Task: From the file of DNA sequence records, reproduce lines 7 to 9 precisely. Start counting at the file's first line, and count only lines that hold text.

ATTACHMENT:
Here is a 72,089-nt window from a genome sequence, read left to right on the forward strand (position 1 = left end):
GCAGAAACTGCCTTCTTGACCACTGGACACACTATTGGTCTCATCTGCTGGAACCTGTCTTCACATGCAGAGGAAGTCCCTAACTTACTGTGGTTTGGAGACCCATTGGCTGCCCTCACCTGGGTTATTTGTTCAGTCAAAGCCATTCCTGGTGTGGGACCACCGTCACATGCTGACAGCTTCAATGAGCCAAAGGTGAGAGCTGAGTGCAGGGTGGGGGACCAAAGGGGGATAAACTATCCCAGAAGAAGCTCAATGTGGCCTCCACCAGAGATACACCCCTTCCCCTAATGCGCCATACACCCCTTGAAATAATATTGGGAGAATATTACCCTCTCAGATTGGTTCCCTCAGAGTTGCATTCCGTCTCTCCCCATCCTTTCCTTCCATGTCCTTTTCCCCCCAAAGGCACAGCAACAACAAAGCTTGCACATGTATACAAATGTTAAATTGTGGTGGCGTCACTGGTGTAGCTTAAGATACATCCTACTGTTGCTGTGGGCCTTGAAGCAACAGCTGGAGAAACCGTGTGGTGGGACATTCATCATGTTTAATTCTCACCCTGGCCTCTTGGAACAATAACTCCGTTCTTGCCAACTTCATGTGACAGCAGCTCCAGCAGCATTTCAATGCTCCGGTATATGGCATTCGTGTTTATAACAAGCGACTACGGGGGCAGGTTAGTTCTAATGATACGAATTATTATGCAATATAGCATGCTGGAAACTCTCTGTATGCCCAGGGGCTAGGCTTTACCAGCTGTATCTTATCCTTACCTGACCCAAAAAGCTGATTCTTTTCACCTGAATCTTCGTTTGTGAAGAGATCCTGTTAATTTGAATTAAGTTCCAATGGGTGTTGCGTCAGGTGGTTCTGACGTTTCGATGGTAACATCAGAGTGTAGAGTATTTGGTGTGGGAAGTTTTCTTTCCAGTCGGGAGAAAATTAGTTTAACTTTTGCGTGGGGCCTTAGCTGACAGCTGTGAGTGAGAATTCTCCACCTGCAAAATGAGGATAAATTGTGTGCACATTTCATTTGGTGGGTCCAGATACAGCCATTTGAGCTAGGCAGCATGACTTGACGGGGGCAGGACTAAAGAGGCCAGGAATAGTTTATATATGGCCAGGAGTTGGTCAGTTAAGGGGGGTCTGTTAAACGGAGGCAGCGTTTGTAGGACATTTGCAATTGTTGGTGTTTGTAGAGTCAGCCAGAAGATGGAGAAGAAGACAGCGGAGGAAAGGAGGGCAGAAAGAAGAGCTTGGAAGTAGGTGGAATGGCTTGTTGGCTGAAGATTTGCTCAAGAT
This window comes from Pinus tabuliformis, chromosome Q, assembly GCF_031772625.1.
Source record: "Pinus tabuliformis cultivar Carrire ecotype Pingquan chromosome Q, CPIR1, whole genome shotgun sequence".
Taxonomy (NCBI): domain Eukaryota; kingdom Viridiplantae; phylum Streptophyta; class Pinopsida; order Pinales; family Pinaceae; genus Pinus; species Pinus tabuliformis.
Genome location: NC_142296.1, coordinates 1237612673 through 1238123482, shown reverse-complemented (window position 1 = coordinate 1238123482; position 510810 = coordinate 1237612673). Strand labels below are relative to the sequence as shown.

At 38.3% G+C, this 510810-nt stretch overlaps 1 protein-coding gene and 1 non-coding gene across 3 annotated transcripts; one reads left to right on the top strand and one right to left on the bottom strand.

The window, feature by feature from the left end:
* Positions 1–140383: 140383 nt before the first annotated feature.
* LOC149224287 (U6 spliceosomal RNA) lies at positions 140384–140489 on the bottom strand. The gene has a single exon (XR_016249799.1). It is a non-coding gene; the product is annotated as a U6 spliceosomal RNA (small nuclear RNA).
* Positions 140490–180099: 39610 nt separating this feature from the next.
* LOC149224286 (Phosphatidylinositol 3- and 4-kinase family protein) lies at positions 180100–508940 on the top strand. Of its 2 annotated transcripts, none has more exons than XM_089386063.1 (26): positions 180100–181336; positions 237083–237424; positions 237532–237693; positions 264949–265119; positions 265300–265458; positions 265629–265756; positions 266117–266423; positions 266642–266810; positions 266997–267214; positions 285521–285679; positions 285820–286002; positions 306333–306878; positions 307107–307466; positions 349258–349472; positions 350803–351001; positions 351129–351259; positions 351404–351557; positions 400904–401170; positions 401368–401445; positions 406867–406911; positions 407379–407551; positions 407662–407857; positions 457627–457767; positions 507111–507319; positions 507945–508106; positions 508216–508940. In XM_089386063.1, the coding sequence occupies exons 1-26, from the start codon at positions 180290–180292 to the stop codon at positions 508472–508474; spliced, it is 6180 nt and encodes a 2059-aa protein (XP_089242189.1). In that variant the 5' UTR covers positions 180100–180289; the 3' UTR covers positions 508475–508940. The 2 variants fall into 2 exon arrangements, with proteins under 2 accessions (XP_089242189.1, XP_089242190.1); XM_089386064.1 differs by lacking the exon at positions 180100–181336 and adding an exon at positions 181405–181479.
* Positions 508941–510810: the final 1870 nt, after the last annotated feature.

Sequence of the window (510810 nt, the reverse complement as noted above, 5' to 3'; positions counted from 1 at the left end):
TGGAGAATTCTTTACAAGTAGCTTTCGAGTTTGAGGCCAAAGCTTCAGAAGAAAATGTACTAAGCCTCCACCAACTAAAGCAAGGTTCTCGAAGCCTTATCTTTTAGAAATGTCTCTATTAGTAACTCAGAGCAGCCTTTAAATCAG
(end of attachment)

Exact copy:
At 38.3% G+C, this 510810-nt stretch overlaps 1 protein-coding gene and 1 non-coding gene across 3 annotated transcripts; one reads left to right on the top strand and one right to left on the bottom strand.

The window, feature by feature from the left end:
* Positions 1–140383: 140383 nt before the first annotated feature.